This is part of a series of posts on some of the less-talked-about symptoms that tend to go along with depressed mood. As I discussed in the first post in this series, the list of diagnostic symptoms for depression is well known, but not exhaustive. During depression people experience many more phenomena as well.
As stated in that earlier post, however, it’s also important to acknowledge that each of these “hidden symptoms” can also occur at other times in our lives. Don’t fret if you see yourself in these experiences.
|Alone in a precarious existence...|
Do you have a life?
“Get a life!” people sometimes tell us. What they usually mean is that we are occupying ourselves with trivia. If we had an interesting, busy life with a variety of friends and interests, we would not be so focused on and upset about, say, whether they parked their car crookedly.
So: Do you have a life? Do you have a sufficient variety of activities, interests, and friends that you can say that you have a reasonable human existence?
The answer depends on the people to whom you compare yourself. If you are thinking of a jetsetting actor/rockstar who spends every evening at a different gala opening, with a new partner every five minutes, then perhaps you don’t – and perhaps you prefer not to have one. If you compare yourself to more down-to-earth friends and neighbours, then perhaps you do.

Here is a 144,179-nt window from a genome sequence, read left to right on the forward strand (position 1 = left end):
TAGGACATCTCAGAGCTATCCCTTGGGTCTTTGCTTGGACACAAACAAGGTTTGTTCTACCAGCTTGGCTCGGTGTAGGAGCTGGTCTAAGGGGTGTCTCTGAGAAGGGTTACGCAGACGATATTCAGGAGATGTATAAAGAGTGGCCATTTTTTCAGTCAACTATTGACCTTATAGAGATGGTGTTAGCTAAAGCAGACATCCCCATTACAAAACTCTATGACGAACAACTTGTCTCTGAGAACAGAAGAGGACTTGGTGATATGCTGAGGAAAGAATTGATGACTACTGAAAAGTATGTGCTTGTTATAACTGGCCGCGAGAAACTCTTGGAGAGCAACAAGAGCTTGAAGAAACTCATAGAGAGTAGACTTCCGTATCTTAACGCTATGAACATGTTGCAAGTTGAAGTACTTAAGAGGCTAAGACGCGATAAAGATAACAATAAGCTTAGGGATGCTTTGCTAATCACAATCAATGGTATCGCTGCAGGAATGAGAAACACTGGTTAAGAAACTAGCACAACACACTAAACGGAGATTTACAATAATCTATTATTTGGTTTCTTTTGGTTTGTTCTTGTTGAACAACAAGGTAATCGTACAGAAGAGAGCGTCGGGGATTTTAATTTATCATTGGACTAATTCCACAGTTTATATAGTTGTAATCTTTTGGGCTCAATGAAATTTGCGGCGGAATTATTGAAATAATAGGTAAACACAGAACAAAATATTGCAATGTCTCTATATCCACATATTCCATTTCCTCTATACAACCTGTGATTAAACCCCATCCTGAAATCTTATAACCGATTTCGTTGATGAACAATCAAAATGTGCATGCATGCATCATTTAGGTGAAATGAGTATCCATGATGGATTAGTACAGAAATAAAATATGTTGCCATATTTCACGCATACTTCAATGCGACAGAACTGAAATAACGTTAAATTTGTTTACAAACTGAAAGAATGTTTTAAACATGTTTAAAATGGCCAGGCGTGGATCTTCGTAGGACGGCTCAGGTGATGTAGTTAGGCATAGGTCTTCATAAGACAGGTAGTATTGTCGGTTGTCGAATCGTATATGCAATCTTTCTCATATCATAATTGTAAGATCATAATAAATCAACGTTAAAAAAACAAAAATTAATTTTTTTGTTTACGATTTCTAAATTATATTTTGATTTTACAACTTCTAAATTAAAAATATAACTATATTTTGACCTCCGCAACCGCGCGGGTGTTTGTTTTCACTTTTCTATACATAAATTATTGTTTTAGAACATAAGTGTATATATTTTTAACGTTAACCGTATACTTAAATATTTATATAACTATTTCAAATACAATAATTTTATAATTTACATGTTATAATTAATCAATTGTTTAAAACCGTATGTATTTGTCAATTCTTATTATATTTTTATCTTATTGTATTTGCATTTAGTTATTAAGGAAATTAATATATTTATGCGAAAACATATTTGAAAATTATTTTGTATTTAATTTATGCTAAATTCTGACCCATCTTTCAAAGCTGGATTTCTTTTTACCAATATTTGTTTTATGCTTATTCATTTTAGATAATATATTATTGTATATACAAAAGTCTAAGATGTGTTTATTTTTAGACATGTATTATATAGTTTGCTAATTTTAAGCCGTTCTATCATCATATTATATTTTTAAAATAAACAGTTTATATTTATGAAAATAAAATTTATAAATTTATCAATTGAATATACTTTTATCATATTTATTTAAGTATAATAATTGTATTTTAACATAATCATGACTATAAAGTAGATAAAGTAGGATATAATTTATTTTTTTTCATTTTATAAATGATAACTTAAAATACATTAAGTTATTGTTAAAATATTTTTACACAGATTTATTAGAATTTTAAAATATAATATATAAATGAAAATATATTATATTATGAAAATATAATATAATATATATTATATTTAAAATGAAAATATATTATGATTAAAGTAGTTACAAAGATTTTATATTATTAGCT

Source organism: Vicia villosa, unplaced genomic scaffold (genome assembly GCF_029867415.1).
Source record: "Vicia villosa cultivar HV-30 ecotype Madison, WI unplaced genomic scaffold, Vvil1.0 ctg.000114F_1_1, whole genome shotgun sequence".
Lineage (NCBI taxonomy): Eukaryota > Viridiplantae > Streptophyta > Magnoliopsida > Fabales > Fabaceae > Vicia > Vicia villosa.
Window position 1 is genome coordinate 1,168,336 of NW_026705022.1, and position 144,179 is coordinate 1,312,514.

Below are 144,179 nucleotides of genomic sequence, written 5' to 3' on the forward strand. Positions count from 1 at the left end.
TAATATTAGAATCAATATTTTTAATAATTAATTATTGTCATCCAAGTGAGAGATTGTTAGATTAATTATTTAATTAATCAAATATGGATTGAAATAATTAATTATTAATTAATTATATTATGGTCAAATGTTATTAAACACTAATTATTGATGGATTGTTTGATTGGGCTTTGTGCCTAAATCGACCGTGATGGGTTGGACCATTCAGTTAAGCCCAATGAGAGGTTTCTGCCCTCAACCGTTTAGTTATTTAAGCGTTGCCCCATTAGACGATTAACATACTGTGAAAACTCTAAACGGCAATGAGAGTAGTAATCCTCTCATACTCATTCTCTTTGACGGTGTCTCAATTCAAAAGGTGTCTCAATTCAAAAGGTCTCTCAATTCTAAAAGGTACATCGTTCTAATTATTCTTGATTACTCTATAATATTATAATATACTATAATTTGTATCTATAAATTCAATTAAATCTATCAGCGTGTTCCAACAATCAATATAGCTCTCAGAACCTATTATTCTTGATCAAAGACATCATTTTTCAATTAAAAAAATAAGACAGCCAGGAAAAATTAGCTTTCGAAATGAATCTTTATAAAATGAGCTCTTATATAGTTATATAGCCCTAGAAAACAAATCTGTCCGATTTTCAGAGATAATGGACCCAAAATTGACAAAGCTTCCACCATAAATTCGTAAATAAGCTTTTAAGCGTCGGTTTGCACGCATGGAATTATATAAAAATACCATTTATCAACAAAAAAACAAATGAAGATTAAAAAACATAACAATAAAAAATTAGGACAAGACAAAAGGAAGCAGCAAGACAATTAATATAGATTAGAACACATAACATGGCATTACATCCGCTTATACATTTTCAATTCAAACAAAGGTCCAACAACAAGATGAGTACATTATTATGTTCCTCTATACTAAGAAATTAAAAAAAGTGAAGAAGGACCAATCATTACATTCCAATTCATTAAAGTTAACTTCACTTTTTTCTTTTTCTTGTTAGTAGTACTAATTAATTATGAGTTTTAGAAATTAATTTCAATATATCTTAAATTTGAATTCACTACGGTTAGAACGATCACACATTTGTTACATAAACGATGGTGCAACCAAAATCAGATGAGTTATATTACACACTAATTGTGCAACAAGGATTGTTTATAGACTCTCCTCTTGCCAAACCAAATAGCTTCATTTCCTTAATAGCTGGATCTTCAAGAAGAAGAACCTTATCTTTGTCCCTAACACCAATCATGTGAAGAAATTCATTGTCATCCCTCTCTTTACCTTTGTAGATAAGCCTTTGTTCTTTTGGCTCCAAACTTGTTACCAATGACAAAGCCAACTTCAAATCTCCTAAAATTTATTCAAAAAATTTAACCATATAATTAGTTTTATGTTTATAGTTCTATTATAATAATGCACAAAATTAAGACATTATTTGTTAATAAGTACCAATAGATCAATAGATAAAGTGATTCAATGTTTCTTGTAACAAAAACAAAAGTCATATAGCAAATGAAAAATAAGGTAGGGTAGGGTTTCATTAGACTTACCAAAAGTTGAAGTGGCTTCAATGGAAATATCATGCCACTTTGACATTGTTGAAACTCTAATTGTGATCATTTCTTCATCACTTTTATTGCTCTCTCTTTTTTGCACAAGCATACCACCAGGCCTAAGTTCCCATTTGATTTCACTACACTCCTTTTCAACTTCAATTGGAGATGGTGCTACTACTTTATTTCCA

“I have no life!”
During depression (and at some other times) it’s common to feel that our lives are not as full as we might like. Partly we are so easily overwhelmed that we restrict ourselves to a smallish existence. Partly, great hunks of our lives may have fallen away unexpectedly (job, relationship, plans), and that’s why we’re depressed.
Sometimes, though, the same life can seem full and satisfying one moment, and empty the next – without anything really changing. It depends on the perspective you adopt.
This is reminiscent of the scene in Woody Allen’s Annie Hall, when Woody’s analyst asks how often he and Diane Keaton’s character have sex. “Practically never! Only three times a week,” he moans. Keaton’s analyst asks her the same question. “Oh, constantly,” she complains. “Three times a week!” Same reality, different interpretation.
During depression, it’s not uncommon to feel constantly that one’s life is not what it should be, regardless of one’s actual circumstances. The negative filter that pervades – and poisons – everything we see can make even quite a nice life seem like hell. This is the usual stance during the depth of depression. The negative evaluation may be objectively true (others would agree that your life truly is awful, even apart from the mood problem), or it may be tainted by the negative feeling of the depression itself.
In milder depression, however, and as a more severe depression lifts a bit, the sense of satisfaction with one’s life can flicker. You go out to dinner with a friend and you feel warm, loved, interested, and content. Yes, you have a life, and it’s a pretty good one. Then you say goodbye to the friend, head home, close the door behind you, and that whole feeling evaporates. Here you are, alone, friendless, and with nothing to do: this now feels like the reality of your life.
Sometimes this phenomenon takes place outside conscious awareness. People know that they feel reasonably well when they are doing things with others, and miserable when they are alone at home, but they don't notice the underlying thoughts.